Despite all that Aer Lingus is still saying the flight “is there for me and is not cancelled. This is simply disgusting.”

He then outlined some details of his experience in recent weeks and contrasts the good with the bad. He and his family booked their US road trip in January. It was due to last 19 days and see them staying in 12 different hotels. They also paid for car hire and flights. “We chose ‘non-cancellable’ hotel booking, economy car and economy flight bookings,” he says, adding that he has had travel insurance from the VHI travel for nearly 10 years, which is auto-renewed each year.

The trip was due to start on July 16th but “between US not letting people in and the whole Covid-19 issue, we decided it was best to look at cancellation options and that is where the surprised good and bad popped up,” he wrote.

First the good. “Basically the American companies did the right thing and facilitated us in every way possible contrary to their inflexible reputation and clear terms and conditions,” Eddie said. “All but one of the “non-cancellable” hotels have offered and given a full refund. The last one is not yet contactable. Exceptional circumstances and all that. The car rental – no problems – full refund. Exceptional circumstances and all that,” he said.

And the bad? “Irish companies are sticking to the debatable fine print to make life as costly and difficult as possible for the clients and extra profitable for themselves,” he said. “Aer Lingus say that at the moment it is flying and even if the US do not let you in, you are not entitled to any refund as it is an economy ticket. When it comes to the VHI auto-renewed travel insurance, it renewed in May after Covid-19 was “known” and all new policies are not covered. So I am not covered for any refunds of any type.”

‘€1,600 in charges in 10 hours’

Mary Jenkins made contact with a story that captures the panic at the beginning of the pandemic and outlines the price she has had to pay. She sent a mail as she was “getting nowhere with Aer Lingus in relation to a claim” she made at the end of March for a refund on a repatriation flight booked with the airline.

Her saga started in August 2019 when she booked flights to Lanzarote for four adults with a departure date of February 25th last and a return flight on March 24th.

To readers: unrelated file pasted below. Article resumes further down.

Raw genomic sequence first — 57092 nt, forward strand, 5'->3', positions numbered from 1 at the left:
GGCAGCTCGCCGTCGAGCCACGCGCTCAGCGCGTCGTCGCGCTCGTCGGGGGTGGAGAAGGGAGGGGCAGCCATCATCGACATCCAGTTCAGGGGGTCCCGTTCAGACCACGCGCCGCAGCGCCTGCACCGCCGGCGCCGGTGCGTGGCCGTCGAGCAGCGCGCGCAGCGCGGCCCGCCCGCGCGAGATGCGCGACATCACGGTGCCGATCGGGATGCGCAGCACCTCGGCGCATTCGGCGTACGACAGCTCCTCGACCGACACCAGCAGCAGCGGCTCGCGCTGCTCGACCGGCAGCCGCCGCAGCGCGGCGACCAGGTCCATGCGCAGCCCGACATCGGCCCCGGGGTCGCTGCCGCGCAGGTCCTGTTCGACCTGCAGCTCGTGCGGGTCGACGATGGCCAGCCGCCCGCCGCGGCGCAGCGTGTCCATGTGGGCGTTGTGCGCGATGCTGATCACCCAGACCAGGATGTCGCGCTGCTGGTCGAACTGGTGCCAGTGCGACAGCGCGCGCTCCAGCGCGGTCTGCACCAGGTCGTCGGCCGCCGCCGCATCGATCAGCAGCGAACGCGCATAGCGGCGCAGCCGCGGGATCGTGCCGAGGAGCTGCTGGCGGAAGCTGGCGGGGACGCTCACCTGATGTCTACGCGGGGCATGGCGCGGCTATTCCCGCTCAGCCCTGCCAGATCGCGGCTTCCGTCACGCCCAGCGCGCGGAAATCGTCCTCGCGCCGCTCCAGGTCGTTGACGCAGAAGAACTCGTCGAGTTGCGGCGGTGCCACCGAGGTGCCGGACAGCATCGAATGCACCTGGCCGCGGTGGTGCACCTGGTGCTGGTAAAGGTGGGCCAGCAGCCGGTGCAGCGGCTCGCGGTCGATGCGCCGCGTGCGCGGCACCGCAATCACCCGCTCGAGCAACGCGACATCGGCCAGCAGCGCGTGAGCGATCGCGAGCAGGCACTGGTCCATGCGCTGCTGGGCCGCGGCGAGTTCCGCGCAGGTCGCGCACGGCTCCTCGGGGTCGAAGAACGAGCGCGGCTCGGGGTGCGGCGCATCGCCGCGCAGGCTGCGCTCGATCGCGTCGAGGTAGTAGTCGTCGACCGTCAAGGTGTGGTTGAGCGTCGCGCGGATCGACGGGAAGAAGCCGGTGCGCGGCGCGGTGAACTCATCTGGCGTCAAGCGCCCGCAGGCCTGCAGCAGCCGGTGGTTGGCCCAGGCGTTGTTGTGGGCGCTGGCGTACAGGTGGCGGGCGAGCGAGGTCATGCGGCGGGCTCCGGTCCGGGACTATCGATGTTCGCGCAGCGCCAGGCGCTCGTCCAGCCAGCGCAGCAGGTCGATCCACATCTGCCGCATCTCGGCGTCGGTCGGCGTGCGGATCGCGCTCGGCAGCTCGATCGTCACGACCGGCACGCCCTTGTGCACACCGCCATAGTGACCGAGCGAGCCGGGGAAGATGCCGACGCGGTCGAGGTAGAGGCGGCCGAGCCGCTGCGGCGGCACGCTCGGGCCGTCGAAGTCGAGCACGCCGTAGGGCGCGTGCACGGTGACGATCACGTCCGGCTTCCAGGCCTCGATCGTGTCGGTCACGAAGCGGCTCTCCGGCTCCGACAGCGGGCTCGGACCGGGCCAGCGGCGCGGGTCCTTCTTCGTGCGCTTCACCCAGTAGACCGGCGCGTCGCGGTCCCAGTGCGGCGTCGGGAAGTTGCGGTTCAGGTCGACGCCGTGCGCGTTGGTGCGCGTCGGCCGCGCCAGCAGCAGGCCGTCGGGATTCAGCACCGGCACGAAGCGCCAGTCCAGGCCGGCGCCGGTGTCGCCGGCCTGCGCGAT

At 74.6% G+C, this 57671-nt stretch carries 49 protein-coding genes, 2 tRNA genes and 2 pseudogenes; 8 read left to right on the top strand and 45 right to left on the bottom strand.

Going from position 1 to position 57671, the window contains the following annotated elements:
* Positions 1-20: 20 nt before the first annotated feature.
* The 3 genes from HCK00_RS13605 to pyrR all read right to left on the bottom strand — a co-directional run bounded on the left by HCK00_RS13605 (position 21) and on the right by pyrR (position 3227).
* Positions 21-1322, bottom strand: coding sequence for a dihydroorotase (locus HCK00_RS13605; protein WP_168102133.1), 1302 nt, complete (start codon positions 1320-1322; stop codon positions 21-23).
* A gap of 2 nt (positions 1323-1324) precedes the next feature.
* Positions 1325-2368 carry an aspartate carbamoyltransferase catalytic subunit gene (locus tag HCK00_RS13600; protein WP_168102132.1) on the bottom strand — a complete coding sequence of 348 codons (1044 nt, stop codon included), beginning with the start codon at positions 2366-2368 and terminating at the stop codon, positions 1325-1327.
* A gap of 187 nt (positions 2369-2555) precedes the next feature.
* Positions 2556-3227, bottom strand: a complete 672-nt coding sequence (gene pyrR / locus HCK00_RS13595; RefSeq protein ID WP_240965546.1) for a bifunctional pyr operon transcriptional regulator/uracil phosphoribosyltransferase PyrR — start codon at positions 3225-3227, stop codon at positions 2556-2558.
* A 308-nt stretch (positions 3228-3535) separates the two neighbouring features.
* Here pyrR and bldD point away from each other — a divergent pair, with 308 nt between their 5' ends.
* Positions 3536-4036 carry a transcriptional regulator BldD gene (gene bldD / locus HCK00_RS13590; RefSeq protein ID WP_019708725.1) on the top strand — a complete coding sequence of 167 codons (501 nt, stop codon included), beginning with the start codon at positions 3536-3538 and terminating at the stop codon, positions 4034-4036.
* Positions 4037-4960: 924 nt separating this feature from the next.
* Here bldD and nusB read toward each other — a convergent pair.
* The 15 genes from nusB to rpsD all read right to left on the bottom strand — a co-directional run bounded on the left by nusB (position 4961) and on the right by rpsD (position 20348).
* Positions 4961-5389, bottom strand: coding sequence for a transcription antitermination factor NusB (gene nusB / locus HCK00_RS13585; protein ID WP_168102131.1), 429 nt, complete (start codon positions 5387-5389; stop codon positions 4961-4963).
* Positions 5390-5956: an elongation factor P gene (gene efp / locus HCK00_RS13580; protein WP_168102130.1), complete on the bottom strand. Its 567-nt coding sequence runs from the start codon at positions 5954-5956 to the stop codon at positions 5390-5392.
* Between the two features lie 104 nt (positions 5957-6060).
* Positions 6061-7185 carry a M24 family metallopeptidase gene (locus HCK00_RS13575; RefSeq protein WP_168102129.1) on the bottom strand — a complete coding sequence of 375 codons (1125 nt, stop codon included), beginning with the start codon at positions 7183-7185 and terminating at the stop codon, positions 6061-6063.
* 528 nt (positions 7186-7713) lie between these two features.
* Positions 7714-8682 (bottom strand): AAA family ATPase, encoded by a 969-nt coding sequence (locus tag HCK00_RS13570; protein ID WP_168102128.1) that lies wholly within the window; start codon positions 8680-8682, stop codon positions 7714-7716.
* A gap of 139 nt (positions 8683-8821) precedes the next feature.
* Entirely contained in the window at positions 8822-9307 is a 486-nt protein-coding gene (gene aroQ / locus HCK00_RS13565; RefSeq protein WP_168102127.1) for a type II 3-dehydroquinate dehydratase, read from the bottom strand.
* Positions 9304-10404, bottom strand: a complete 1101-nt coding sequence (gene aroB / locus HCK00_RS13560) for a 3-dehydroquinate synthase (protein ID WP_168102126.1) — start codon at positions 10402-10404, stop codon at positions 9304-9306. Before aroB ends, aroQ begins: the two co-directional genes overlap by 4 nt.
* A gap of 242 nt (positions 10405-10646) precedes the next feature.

“On Friday 13th and Saturday 14th of March following the shutdown of the entire island of Lanzarote due to cases of coronavirus and the news coming from Ireland, we made a decision to return early to Ireland,” she wrote.

So at 10.20am on Sunday, March 15th they changed the flights for four adults to return to Ireland on March 21st – three days earlier than planned. “We were charged a flight differential of €900+,” she wrote. “At 6pm that same evening of Sunday, March 15th, Minister for Foreign Affairs Simon Coveney went on RTÉ instructing Irish people to return home on or before March 19th on repatriation flights,” she wrote.

The whole party is in their 70s and considered vulnerable so they went back on to the Aer Lingus site at 7.10pm and changed the flights that were booked earlier that day to return instead on March 19th. “There were no flights available on earlier dates. To our horror we were charged another flight differential of €700+ for the four of us. €1,600 in charges in 10 hours!”

They felt that they had no choice but to book the flights and “try to get a refund on at least the second lot of flights when we got home. Just as well we had a Visa card,” she said.

Just over three hours later she got an email from Aer Lingus relating to the Government advice. It said there would be no flight differential charges for changed flights. “I completed an online claim form when I returned and after several robot responses eventually received a personal response rejecting my claim. I have gone back to [Aer Lingus] arguing the point about the fact they were not going to levy flight differential charges.”

We sent these reader stories to Aer Lingus but at the time of writing we had heard nothing back. We did hear from Mary Jenkins late last week after we had been in touch with the airline to say that she had just been contacted by the airline and had been told she would be refunded €760 within the week.

‘Are we the only family in this situation?’

Of course it isn’t just Aer Lingus that has upset readers. In February, Meadbh Hayes booked a 10-day trip to Spain for her family with a departure date of July 28th. Flights and half of the Airbnb accommodation were paid for, coming to a total of €2,500 with final payment on accommodation due mid-July. “As yet, Ryanair have not cancelled our flights and, having spent endless time on hold with them, they cannot update me on the flight status. Our host in Spain has told us that Airbnb will only refund if our flight is cancelled,” she wrote.